In the small town of Danville, KY in 2017 an LGBTQ+ group was formed by a retired Pastor and Social Worker.
The goal for the private group was to provide a safe place for members to share their experiences and to ask for help when needed. Members of the group reported rampant discrimination, exclusion and intimate partner violence. Members shared stories of exclusion from their parent’s, siblings and extended family members.
Their desire to integrate into their community exposed them to even more exclusion. In their process of participating in churches, schools and dealing with employers the dilemma of disclosing their sexual orientation was relevant. They say that it is a person choice to consider disclosure of sexual orientation because it could lead to discrimination and/or denial of services.
Many of their stories and experiences are shared online and they say joining the group has given them a sense of community. Although membership continues to grow (currently 208 members), fear is an ongoing barrier for in person community events. Members describe their internal conflicts of mental, physical and spiritual concerns. Many members identify as Christians but are non practicing due to guilt, shame, and negative experiences.
How does one unpack the unfairness of discrimination and exclusion as it relates to both heterosexual and homosexual beliefs? One's understanding must include the understanding and importance of identity which is described as the distinguishing character and personality of an individual. As well as sexual orientation, gender expression (external appearance expressed in behavior, clothing, haircut and voice), and gender identity (how one perceives themselves as male, female, a blend of both or neither and what they call themselves) definitions.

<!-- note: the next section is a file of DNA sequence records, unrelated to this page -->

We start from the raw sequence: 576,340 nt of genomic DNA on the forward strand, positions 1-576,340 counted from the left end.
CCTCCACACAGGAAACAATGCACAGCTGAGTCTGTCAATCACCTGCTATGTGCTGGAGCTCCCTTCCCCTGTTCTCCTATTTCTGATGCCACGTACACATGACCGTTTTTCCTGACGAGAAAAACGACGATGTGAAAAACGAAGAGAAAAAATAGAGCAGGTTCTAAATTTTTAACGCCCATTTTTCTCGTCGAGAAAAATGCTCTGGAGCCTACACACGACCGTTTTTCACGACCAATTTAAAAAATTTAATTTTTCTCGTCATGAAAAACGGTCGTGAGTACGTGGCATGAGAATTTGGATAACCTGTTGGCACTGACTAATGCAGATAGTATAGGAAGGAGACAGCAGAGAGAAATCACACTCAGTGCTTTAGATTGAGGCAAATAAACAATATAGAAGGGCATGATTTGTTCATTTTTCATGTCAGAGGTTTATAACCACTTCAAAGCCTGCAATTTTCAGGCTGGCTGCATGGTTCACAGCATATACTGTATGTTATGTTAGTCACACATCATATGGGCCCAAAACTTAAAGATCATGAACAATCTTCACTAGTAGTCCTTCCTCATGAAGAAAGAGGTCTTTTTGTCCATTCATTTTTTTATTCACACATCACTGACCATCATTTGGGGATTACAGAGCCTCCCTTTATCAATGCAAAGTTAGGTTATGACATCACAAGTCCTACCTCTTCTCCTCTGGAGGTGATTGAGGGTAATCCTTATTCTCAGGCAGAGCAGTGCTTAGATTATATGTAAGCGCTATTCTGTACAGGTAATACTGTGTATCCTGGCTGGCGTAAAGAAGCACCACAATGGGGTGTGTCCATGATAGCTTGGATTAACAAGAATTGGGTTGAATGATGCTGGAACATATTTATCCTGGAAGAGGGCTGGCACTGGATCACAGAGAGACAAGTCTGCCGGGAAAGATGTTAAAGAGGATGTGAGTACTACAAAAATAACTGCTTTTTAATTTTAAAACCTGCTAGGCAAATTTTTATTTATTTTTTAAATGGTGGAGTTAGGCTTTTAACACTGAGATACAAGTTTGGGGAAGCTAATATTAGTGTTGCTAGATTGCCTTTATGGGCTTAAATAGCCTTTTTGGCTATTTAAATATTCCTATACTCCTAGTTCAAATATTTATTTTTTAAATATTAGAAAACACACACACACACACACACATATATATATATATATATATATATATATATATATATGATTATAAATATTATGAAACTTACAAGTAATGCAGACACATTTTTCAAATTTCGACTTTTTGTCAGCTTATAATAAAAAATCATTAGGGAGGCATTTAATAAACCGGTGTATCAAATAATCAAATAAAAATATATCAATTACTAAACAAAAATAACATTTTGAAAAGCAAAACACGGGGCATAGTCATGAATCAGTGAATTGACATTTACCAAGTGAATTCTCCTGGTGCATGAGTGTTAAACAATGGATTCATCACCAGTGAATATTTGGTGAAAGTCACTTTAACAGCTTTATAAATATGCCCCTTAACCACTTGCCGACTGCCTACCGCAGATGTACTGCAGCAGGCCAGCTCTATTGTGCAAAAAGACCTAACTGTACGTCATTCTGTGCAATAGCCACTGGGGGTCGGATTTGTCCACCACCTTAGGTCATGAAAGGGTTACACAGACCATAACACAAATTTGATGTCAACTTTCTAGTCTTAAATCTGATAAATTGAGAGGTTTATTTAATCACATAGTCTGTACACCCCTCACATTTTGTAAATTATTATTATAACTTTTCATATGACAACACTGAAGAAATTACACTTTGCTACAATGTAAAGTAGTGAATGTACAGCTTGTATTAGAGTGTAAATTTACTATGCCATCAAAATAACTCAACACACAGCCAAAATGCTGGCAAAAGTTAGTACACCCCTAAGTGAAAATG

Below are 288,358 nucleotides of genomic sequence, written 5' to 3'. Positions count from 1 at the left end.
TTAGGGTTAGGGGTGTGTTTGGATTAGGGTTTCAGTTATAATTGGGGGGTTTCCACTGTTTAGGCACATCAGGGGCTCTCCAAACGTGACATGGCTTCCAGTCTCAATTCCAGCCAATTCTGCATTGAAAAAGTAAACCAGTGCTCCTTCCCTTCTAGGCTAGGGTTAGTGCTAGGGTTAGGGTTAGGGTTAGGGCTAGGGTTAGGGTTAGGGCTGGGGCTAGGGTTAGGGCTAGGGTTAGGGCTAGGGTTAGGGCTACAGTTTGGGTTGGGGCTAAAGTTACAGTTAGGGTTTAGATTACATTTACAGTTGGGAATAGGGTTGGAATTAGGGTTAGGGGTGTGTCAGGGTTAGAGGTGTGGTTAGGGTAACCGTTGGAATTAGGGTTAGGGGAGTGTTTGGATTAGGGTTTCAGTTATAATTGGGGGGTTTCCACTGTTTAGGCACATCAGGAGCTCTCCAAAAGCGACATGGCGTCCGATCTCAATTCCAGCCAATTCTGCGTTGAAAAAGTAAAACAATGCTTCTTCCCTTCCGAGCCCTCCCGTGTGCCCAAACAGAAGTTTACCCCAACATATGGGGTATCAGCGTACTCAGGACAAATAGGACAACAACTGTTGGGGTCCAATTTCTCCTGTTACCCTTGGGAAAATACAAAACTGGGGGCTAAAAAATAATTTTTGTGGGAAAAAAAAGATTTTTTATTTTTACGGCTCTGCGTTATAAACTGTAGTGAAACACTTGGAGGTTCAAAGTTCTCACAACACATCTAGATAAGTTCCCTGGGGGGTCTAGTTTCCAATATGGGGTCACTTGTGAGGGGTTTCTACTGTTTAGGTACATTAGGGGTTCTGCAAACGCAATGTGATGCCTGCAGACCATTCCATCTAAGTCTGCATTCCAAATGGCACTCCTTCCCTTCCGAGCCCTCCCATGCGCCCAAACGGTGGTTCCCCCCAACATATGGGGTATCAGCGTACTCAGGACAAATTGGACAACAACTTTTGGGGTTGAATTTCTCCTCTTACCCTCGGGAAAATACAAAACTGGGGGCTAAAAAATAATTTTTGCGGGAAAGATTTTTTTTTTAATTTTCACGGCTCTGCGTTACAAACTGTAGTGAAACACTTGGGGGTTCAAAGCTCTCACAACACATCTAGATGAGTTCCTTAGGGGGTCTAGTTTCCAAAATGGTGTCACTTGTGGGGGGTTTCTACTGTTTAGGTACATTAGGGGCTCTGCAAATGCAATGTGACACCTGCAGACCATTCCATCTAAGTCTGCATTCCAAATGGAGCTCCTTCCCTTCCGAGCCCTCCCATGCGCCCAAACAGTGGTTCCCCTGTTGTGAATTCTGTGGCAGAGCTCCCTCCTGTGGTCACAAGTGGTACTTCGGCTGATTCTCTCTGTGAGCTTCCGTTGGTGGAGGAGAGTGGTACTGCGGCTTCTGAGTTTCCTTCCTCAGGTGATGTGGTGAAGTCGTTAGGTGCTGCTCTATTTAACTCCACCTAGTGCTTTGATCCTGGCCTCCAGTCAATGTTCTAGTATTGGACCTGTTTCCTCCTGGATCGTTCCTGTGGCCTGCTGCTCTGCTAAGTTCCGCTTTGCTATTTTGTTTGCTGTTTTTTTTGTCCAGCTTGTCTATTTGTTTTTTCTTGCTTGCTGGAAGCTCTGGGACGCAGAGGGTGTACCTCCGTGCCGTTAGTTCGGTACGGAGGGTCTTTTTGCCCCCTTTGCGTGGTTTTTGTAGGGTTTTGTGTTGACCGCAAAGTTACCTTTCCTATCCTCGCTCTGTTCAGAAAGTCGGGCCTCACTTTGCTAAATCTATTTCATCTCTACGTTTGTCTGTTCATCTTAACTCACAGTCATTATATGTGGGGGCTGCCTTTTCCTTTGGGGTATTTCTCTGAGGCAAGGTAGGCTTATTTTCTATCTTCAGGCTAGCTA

The Administrator of the Danville, KY LGBTQ+ online group conducted a qualitative study (data collected through interviews, questionnaires, or observations) in an effort to see if there is correlation between sexual orientation and protection from exclusion and discrimination?
Among the respondents, 32 identified as lesbian, gay, bisexual, and /or transgender. Respondents come from all income ranges and showed diversity across factors such as race, ethnicity, education and age. Names were changed to protect the interviewee.
Does the city promote
Inclusion from community partners to the LGBTQ+ community? Is silence required to obtain inclusion?
Adequate resources from community partners for theLGBTQ+ community? Is silence a predictability of receiving resources?
Physical and emotional safety for the LGBTQ+ community in seeking employment and attending local churches? Is silence required to ensure safety and equal opportunities?
Interviews showed inclusion was promoted and discrimination discouraged but no viable interventions were put into place to prevent it. Business owners who were interviewed only agreed to answer the questions if they could remain anonymous.
The interviews also supported the negative impact of making adjustments to daily lives (such as avoiding doctor’s offices, public transportation, stores and restaurants) to avoid discrimination.
In conclusion, findings indicate that even LGBTQ people who have not experienced discrimination personally are conditioned to take precautions to avoid becoming a victim to discrimination.
If you're struggling to find your voice, our compassionate counselors at Mindsight Behavioral Group can help. We have LGBTQ-affirming counselors on staff who can help you find your best way forward.
Kimberly Smith is a case manager in our Danville office. Learn more about how case management helps here.
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